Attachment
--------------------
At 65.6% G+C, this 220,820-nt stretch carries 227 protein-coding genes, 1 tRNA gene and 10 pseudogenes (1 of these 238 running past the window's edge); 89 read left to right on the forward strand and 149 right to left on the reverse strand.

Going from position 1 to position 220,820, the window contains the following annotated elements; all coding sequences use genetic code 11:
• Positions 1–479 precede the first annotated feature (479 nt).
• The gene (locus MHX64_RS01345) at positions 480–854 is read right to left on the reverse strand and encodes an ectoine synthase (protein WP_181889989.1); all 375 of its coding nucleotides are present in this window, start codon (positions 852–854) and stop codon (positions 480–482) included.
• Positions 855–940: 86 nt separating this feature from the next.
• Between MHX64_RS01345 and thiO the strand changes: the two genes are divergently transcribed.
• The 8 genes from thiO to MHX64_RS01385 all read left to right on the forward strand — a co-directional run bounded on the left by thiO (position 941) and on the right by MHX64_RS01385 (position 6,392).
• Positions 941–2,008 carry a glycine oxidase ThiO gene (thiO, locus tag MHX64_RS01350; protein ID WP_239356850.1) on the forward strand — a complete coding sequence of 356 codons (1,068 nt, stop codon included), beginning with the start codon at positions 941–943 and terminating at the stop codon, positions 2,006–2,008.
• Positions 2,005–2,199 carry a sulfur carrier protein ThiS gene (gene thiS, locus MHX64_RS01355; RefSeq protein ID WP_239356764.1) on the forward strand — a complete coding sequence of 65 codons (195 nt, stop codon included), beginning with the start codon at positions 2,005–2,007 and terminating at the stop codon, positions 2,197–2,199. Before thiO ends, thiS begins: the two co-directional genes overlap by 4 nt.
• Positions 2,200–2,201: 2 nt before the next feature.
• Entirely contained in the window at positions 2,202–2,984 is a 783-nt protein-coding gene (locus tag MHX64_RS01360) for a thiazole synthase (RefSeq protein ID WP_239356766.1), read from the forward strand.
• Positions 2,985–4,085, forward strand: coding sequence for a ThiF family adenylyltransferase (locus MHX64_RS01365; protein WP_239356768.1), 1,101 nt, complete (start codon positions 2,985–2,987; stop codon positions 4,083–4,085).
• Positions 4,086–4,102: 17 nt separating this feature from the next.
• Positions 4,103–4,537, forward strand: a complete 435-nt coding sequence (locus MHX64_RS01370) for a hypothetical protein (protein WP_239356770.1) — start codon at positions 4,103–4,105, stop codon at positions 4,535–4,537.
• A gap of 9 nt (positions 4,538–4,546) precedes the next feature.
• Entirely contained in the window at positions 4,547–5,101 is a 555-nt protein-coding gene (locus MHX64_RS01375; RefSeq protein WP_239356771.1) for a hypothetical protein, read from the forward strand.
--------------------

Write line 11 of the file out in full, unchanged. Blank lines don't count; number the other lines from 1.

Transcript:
• Entirely contained in the window at positions 2,202–2,984 is a 783-nt protein-coding gene (locus tag MHX64_RS01360) for a thiazole synthase (RefSeq protein ID WP_239356766.1), read from the forward strand.